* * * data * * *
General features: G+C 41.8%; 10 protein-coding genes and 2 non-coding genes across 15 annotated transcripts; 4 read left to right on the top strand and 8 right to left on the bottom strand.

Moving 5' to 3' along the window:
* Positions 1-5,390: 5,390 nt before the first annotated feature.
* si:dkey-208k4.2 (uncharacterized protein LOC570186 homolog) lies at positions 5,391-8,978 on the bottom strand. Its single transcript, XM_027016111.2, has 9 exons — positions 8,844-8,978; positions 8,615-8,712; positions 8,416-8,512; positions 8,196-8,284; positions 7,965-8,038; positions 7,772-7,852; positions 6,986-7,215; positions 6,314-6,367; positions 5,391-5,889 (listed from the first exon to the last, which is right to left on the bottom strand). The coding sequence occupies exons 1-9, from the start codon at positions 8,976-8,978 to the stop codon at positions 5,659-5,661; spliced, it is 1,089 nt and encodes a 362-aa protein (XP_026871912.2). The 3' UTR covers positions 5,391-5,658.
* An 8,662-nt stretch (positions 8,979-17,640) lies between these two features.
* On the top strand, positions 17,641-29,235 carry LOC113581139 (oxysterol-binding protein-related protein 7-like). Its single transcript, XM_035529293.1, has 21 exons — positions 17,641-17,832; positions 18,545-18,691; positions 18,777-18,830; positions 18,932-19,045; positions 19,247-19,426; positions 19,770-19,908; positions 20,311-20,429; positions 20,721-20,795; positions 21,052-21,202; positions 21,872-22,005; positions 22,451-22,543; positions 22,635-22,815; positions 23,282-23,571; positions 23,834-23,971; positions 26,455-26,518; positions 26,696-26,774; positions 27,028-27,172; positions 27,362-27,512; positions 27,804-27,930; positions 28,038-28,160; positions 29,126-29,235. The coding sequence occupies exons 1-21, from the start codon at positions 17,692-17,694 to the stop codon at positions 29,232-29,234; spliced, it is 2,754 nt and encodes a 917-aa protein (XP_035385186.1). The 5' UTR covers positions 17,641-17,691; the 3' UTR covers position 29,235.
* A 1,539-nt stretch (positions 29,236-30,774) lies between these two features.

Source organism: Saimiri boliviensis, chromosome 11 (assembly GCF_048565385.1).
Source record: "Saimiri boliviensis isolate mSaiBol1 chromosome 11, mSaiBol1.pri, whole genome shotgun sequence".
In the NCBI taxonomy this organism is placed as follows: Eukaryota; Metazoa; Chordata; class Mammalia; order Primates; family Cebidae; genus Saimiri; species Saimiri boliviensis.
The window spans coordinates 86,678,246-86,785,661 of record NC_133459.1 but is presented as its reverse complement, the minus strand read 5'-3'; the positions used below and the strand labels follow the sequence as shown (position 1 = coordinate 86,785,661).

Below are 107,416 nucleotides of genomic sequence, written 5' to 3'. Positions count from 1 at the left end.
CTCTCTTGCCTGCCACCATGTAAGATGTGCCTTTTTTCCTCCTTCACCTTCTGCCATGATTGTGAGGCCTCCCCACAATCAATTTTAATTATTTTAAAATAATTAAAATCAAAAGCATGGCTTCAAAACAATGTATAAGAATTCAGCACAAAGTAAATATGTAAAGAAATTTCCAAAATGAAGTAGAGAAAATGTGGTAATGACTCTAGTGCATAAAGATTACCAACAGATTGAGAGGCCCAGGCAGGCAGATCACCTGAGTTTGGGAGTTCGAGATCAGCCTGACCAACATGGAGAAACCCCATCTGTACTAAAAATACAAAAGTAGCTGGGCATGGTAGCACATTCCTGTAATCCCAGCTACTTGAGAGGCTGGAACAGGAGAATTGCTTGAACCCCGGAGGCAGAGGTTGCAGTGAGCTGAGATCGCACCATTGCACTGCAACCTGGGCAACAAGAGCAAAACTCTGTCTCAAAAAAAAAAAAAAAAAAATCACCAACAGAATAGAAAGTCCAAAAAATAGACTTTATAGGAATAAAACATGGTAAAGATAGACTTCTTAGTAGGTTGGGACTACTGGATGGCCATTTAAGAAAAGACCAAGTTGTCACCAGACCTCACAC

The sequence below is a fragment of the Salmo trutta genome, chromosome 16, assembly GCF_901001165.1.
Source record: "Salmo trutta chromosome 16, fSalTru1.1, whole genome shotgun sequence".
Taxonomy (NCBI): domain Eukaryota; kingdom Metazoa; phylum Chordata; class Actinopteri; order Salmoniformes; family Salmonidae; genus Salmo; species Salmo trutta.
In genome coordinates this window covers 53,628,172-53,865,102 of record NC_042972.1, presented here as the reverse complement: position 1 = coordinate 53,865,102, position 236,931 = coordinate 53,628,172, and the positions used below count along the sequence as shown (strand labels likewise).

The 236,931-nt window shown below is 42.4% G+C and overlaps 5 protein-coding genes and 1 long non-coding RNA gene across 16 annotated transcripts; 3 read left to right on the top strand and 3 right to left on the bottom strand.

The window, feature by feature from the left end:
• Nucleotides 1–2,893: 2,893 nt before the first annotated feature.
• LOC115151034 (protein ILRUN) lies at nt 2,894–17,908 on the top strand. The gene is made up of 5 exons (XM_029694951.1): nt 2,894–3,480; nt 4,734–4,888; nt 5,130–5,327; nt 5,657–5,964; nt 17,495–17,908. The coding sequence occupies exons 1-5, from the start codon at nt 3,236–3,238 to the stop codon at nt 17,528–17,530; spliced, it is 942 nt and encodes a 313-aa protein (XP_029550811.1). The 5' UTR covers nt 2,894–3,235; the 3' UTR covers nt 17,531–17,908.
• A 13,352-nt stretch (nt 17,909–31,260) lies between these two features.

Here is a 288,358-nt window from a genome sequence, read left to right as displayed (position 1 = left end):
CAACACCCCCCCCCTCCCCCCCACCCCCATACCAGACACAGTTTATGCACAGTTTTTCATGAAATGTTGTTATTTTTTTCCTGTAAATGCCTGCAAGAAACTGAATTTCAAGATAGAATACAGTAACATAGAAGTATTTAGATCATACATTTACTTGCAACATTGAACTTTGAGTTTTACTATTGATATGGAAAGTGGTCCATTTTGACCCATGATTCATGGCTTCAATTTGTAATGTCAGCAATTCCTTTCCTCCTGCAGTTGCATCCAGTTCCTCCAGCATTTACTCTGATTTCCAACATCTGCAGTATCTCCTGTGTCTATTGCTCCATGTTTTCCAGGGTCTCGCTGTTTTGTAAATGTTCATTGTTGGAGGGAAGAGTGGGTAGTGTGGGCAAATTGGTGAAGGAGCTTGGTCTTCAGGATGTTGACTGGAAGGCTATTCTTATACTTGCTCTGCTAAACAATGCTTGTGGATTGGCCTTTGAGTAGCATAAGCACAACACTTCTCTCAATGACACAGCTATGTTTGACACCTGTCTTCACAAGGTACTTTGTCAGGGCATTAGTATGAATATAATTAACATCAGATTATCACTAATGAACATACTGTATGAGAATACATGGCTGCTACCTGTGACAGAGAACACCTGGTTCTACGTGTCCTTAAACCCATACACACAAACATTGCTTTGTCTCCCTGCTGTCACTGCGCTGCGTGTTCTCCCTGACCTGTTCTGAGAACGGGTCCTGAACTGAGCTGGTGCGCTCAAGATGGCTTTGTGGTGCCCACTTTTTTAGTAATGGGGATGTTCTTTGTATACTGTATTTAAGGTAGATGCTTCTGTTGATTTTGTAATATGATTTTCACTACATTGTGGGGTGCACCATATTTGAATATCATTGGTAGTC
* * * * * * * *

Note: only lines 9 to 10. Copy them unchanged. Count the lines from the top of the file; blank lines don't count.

Source record: "Saimiri boliviensis isolate mSaiBol1 chromosome 11, mSaiBol1.pri, whole genome shotgun sequence".
In the NCBI taxonomy this organism is placed as follows: Eukaryota; Metazoa; Chordata; class Mammalia; order Primates; family Cebidae; genus Saimiri; species Saimiri boliviensis.